In October 1992 a joint ScotDance/FUSTA (Federation of United States Teachers and Adjudicators of Highland Dancing) Conference was held in Las Vegas, Nevada. ScotDance Canada has participated in “The World of Highland Dancing”, an International Conference, held in Las Vegas, Nevada in October 1999, 2003, 2006, 2011 and 2014. ScotDance Canada supported the International Highland Dancing Conference held in South Africa in 2013.
The first edition of the ScotDance Canada Newsletter was issued in July 1991. Avril Wood, Rothesay, NB, served as the Newsletter Editor from 1991-1992 followed by Donna Jean Ostrander, Ottawa, ON, (1993-1999), Heather Jolley, Burnaby, BC, (2000-2004) and Peter Archibald, Vancouver, BC, (2005) where distribution became electronic. Over the next few years, the ScotDance Canada website became our primary means of communication and the Newsletter seemed to become an unnecessary tool. A Canadian Events List outlining dates and contacts for the majority of the competitions in Canada is compiled and issued annually by ScotDance Canada. Once originally distributed by mail accompanying the Newsletter, this information is now prepared by the National Competition Organizer Registrar and appears on the ScotDance Canada website. Newsletters are also issued in the months leading up to the annual Championship Series. In March 2017, the Education and Development Committee began distribution of technical e-newsletters to SDC Professional members.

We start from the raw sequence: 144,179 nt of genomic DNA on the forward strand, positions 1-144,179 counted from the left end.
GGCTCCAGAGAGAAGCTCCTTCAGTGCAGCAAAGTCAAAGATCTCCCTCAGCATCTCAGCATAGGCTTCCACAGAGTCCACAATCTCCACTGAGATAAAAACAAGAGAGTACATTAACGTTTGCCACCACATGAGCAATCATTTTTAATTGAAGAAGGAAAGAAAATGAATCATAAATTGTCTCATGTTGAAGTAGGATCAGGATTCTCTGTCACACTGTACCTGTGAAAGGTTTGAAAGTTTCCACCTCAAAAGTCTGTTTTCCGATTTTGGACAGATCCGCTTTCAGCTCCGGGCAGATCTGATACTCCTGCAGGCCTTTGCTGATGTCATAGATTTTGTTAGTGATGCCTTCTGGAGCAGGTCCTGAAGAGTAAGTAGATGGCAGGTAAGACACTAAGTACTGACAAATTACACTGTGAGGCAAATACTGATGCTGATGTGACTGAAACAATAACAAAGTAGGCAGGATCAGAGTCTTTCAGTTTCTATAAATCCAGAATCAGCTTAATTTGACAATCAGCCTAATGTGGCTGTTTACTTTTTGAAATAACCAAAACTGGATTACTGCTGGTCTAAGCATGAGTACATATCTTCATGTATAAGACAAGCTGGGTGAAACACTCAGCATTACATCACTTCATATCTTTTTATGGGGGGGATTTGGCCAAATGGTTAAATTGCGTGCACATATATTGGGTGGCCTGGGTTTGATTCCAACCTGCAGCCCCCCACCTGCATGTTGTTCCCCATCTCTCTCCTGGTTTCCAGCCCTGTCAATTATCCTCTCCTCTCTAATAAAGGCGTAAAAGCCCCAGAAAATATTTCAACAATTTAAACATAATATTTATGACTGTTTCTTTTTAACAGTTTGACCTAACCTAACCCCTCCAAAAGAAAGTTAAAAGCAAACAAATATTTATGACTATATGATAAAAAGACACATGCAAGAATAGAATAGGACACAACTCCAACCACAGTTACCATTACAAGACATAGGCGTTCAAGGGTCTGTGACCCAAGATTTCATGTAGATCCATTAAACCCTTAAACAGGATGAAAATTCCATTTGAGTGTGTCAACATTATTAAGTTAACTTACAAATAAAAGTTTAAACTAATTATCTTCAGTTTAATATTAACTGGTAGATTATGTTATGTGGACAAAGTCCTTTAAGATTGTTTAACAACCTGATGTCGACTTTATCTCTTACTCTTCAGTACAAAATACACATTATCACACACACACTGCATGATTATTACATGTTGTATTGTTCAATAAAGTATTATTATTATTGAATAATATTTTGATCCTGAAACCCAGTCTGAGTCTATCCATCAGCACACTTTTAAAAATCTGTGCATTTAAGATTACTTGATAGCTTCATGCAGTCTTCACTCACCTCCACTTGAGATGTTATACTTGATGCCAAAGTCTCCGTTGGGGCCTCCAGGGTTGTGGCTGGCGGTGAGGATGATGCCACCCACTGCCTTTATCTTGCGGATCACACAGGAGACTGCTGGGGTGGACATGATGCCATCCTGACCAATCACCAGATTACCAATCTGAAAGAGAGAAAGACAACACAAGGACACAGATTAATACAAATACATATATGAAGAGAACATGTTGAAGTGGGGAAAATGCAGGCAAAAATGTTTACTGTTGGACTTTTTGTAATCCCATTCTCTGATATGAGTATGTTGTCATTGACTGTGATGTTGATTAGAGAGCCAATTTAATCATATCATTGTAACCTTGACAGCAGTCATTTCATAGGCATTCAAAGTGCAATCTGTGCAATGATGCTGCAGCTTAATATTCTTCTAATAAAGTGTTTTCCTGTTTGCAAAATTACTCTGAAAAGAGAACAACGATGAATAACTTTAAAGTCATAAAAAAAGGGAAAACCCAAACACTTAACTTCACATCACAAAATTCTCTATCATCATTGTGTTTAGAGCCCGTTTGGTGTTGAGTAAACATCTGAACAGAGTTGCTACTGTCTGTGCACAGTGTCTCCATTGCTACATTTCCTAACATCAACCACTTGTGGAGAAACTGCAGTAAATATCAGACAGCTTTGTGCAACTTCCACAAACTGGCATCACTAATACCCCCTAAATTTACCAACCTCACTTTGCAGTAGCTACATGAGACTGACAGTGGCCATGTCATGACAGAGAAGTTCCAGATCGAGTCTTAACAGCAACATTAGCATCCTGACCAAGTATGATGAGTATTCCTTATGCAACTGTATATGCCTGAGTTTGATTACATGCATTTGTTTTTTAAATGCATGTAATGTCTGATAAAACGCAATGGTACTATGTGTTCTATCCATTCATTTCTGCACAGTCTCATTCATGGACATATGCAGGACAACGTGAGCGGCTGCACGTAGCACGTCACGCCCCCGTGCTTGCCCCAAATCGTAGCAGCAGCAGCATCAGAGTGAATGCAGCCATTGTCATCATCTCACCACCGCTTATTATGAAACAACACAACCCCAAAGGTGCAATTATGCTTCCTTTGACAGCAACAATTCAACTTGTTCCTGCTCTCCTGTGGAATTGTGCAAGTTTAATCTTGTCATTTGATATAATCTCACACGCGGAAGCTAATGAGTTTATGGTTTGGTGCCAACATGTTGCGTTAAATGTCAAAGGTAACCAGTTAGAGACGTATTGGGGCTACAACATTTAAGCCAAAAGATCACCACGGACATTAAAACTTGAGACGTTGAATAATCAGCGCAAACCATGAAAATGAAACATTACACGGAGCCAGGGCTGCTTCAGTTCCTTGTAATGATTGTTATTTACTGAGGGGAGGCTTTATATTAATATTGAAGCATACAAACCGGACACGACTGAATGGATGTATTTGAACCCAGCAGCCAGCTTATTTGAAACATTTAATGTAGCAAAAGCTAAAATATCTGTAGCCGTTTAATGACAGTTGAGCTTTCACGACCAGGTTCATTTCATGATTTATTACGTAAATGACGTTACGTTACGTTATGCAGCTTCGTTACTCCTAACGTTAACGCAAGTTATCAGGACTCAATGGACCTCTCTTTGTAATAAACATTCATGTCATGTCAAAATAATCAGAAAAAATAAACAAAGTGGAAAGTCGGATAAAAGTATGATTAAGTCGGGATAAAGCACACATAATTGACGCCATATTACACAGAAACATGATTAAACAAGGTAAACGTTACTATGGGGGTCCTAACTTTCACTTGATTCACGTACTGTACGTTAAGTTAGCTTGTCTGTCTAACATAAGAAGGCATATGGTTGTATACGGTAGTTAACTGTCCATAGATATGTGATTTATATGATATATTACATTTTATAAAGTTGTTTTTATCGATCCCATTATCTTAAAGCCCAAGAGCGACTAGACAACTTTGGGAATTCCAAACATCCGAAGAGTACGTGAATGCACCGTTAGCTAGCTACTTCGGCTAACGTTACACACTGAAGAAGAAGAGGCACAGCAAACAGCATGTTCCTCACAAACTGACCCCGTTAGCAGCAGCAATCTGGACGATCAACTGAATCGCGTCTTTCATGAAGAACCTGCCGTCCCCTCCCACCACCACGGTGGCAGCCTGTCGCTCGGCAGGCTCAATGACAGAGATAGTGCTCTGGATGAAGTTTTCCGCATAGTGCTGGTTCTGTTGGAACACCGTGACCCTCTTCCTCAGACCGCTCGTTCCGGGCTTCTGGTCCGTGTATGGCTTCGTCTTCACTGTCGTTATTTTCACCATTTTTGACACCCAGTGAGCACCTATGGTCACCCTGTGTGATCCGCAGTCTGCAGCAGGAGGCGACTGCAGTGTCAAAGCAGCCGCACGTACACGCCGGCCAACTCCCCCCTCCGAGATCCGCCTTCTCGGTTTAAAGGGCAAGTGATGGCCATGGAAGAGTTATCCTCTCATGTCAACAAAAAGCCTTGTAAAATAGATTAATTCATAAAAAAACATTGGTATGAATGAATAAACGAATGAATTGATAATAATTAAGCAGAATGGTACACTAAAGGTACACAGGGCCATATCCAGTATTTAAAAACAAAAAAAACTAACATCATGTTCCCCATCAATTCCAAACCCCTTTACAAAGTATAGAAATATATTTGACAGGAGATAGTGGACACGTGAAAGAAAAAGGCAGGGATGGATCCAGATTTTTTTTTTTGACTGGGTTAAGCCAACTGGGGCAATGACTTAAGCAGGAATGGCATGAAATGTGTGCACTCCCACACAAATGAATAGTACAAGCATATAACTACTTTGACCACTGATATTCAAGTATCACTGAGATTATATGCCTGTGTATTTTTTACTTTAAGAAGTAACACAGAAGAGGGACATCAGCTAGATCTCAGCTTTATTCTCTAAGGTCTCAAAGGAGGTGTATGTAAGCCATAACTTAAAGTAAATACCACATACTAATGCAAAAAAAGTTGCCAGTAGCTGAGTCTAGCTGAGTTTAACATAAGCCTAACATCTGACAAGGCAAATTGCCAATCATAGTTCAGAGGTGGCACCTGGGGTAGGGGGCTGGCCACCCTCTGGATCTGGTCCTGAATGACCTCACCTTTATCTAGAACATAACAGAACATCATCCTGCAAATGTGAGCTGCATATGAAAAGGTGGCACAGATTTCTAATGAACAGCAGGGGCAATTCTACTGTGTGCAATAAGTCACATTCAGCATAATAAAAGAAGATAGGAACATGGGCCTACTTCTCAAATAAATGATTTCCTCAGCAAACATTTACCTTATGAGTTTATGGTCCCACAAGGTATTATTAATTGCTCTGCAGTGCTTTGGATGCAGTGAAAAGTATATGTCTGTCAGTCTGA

In 1992 ScotDance Canada established the “James L. McKenzie Memorial Fund” in memory of Mr. James L. McKenzie of Aberdeen, Scotland. Its intent is to award funds throughout Canada to deserving recipients for Highland Dancing enhancement. The first recipients to receive this award were announced in 1996. The committee was originally chaired by Donna Jean Ostrander (nee Macdonald) (ON), followed by Karenanne Peck (NS), Cheryl Rafter (BC), Jennifer Stephenson (QC), Barb Murray (NB), Peter Archibald (BC) and Carleigh Leighton White (ON).
In 1992 ScotDance Canada established the “James L. McKenzie Memorial Fund” scholarship in memory of James L. McKenzie of Aberdeen, Scotland. Its purpose is to award funds to deserving recipients in Canada for Highland Dancing enhancement. ScotDance Canada’s Scholarship Committee oversees these two scholarships, represented by one ScotDance Canada member from each of the Affiliate provinces. In 2019 a scholarship for recipients holding Examining Body professional status and post-secondary education aspirations was approved by the Board of Directors in memory of Loree Martin Vellner, past President, Independent Member and Emeritus Member. Both scholarships are adjudicated by our two Honorary Members, Shendl Russell and Linda Rankin.